AP HUMAN GEOGRAPHY DIGITAL STUDY: MIKE BUSARELLO
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AP HUMAN GEOGRAPHY DIGITAL  STUDY: MIKE BUSARELLO
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How the warming Arctic might be behind Boston's deep freeze

How the warming Arctic might be behind Boston's deep freeze | AP HUMAN GEOGRAPHY DIGITAL  STUDY: MIKE BUSARELLO | Scoop.it
There may be a counterintuitive explanation for the deep freeze that hit New England this winter: The rapidly warming Arctic is causing big disruptions in the jet stream, which carries weather across North America. Is this the worst winter you've experienced?

 

Tags: physical, weather and climate, Arctic, Boston, climate change, podcast.


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Gail McAuliffe's curator insight, March 1, 2015 4:12 PM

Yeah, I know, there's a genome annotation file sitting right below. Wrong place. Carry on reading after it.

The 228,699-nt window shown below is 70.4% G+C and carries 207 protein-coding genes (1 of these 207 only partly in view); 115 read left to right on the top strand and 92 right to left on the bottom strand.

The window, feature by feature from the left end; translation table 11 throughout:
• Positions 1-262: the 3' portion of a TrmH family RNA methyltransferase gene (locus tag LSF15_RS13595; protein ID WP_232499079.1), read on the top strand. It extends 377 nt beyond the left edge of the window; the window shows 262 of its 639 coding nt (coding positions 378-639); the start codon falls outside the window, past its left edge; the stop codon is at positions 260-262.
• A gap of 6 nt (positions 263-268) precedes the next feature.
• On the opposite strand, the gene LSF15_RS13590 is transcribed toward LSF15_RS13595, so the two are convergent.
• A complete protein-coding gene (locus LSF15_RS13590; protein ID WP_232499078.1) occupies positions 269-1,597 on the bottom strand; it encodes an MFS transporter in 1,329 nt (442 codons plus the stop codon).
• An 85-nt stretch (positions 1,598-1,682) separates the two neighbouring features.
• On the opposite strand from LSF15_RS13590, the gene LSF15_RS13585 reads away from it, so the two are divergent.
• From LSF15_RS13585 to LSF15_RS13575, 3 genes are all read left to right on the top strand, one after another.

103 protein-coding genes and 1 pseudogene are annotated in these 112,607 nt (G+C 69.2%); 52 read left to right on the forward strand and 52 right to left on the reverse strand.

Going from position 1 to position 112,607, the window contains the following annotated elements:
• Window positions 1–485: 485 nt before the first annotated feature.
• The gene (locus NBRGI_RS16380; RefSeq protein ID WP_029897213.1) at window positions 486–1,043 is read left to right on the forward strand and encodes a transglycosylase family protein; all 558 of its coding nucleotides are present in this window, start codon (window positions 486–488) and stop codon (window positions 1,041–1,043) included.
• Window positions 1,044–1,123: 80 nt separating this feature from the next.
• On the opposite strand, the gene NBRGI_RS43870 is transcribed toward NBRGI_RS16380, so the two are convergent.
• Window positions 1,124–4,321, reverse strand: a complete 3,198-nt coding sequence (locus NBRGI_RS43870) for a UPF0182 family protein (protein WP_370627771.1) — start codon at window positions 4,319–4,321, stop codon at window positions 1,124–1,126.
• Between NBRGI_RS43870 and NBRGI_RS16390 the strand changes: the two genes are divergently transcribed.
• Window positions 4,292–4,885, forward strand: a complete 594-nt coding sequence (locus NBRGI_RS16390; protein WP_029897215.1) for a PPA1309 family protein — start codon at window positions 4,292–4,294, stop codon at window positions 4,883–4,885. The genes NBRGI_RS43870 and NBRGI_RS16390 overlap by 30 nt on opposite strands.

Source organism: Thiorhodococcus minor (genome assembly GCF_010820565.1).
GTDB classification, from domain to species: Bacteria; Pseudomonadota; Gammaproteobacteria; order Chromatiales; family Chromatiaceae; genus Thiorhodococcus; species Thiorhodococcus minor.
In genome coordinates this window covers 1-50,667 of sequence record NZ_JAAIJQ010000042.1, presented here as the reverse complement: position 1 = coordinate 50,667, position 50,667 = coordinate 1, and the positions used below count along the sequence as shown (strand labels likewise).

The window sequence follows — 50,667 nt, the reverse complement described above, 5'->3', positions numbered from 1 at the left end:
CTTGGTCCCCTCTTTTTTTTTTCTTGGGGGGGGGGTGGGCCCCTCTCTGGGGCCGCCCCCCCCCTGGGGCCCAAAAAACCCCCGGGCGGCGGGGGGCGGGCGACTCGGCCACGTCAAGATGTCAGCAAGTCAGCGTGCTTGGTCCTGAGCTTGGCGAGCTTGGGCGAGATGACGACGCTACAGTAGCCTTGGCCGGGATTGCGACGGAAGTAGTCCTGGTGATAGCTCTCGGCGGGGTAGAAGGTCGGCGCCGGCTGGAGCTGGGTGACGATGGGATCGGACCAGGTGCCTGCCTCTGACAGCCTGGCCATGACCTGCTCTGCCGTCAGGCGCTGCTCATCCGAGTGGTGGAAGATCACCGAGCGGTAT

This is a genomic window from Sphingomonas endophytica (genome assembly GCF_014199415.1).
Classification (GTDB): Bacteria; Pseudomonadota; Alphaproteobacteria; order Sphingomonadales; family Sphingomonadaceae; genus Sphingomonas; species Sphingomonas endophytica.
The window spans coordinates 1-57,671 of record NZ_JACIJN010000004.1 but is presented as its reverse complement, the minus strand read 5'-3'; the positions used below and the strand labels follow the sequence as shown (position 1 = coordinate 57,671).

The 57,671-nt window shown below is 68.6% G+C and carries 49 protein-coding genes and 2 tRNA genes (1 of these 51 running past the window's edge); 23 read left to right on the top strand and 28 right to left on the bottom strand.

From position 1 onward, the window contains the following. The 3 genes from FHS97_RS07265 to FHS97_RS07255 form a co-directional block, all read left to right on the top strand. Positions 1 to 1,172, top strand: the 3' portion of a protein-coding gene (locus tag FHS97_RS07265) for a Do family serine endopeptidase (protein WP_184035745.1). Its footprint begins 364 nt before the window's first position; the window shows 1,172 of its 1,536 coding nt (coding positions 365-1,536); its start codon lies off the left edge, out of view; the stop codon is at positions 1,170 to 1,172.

Perhaps this article will sway some climate change skeptics...

Paul Farias's curator insight, April 9, 2015 4:33 PM

So bizarre how the rate of the arctic warming causes us to get smacked with the cold weather. Its one of those things that are like how does the jet stream actually work. Including the fact that California is getting hit with a major drought. 

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Historic USGS Maps of New England & New York

Historic USGS Maps of New England & New York | AP HUMAN GEOGRAPHY DIGITAL  STUDY: MIKE BUSARELLO | Scoop.it
This historical collection of USGS 15 minute topographic maps dates from the 1890s to the 1950s. Geographic coverage is complete for New Hampshire and nearly complete for the rest of New England.

 

This is a great warehouse of historical maps of New England.  The picture above what is today South Providence and Cranston, but in 1894 the area around the lakes was a part of the City of Cranston.  Why would the city of Cranston 'lose' territory?  When did this happen?  This is just one example of the questions in historical geography that this resource can inspire.


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Nicholas Ellis's curator insight, March 15, 6:10 PM